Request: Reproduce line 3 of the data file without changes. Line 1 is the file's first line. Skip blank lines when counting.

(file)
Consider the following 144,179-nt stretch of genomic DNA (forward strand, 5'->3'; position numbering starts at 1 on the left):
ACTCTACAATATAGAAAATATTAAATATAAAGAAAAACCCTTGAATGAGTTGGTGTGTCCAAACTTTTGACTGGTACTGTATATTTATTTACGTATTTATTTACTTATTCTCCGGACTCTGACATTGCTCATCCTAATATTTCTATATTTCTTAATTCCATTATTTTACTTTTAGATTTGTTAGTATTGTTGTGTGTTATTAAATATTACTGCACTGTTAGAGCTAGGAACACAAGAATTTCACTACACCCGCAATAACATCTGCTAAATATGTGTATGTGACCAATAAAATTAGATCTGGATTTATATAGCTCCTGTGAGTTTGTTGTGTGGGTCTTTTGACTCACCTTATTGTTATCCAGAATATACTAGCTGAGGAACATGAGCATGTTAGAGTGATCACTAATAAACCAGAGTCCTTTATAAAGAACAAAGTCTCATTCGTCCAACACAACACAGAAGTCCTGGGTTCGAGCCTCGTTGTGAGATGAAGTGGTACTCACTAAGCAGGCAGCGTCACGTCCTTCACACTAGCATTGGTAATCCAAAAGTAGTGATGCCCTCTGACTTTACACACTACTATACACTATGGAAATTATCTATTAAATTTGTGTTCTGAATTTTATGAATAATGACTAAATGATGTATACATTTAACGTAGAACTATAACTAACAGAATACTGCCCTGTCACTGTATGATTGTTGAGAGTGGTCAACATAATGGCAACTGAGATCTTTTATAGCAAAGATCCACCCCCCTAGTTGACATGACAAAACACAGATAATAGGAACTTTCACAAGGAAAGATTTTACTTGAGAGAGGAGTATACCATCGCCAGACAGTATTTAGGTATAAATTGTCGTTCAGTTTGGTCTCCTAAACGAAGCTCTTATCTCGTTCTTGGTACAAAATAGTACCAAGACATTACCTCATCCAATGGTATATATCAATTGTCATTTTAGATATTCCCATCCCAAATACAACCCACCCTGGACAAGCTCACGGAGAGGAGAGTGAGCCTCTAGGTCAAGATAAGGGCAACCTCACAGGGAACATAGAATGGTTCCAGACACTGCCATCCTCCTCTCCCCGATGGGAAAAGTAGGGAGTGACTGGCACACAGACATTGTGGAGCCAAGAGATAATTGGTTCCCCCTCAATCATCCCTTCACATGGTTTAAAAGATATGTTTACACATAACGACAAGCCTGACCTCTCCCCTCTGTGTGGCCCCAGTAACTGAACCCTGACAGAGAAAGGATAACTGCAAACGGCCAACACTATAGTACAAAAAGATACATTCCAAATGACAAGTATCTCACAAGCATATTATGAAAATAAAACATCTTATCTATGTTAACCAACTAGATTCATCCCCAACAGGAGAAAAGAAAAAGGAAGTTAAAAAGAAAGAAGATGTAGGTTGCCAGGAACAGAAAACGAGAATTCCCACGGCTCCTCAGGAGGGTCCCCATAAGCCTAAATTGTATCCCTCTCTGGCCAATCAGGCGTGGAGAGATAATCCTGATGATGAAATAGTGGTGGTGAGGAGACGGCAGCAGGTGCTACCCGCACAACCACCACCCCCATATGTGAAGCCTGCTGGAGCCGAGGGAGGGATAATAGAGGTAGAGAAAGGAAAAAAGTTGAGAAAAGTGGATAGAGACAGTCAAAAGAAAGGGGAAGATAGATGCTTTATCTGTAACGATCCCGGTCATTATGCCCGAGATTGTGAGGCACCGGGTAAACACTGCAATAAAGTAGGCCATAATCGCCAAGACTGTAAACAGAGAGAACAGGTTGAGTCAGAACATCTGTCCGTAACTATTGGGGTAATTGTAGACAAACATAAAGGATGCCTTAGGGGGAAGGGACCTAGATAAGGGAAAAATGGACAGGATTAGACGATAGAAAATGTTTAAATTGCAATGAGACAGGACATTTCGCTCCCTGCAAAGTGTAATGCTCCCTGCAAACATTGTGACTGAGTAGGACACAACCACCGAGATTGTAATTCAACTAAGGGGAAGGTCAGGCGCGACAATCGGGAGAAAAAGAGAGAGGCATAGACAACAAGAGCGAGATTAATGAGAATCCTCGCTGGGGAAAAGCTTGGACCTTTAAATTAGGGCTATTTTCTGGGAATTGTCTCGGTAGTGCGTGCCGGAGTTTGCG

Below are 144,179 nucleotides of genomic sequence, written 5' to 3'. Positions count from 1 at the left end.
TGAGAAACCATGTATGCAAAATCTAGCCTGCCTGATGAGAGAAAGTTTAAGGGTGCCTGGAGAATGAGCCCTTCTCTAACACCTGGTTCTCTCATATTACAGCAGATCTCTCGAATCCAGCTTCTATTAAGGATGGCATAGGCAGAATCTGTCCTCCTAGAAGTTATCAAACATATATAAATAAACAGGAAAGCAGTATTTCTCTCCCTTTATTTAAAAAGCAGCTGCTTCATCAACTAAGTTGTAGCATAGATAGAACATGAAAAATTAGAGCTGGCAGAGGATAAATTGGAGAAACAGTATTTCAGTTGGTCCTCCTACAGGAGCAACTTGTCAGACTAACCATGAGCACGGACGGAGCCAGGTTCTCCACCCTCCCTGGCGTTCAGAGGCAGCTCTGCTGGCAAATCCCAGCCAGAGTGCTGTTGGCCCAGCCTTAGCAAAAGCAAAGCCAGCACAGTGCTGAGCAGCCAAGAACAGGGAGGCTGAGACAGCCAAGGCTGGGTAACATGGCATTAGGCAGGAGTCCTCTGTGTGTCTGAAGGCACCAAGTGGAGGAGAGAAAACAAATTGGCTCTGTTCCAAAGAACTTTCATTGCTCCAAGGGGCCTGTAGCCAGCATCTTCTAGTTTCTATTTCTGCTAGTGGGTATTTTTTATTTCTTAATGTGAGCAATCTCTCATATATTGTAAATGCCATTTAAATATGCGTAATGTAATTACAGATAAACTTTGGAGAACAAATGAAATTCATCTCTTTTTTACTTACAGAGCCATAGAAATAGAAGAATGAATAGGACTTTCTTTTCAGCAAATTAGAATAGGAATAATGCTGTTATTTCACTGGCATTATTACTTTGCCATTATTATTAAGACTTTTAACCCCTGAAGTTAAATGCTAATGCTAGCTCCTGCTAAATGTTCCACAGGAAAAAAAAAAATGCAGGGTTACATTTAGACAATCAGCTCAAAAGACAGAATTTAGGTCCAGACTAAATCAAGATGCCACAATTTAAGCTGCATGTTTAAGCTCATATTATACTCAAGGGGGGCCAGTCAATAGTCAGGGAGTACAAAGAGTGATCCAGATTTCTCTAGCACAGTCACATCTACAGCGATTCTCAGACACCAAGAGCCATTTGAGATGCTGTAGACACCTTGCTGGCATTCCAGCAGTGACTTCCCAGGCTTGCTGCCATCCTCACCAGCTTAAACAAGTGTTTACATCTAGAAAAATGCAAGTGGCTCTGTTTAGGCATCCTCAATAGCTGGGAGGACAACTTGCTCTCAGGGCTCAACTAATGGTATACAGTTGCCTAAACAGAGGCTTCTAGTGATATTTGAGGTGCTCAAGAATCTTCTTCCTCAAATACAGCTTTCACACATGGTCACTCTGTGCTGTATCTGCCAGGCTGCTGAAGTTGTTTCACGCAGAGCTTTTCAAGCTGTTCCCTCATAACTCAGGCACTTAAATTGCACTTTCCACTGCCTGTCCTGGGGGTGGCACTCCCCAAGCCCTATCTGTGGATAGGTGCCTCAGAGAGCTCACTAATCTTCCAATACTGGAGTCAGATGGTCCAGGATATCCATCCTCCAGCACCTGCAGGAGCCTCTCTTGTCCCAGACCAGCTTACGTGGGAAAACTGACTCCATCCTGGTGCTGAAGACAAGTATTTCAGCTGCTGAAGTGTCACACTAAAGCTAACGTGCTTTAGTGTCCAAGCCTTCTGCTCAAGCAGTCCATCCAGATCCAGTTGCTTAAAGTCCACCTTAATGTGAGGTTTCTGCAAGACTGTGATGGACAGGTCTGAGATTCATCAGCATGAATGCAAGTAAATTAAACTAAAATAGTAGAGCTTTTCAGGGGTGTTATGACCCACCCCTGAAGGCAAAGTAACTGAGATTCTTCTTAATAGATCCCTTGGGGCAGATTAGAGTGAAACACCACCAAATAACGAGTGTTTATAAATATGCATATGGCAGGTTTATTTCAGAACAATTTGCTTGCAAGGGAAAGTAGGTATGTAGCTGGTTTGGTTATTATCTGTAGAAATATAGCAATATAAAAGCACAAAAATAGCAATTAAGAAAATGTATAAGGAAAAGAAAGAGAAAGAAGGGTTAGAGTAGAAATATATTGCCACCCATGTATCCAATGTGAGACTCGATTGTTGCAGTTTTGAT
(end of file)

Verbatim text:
Below are 144,179 nucleotides of genomic sequence, written 5' to 3'. Positions count from 1 at the left end.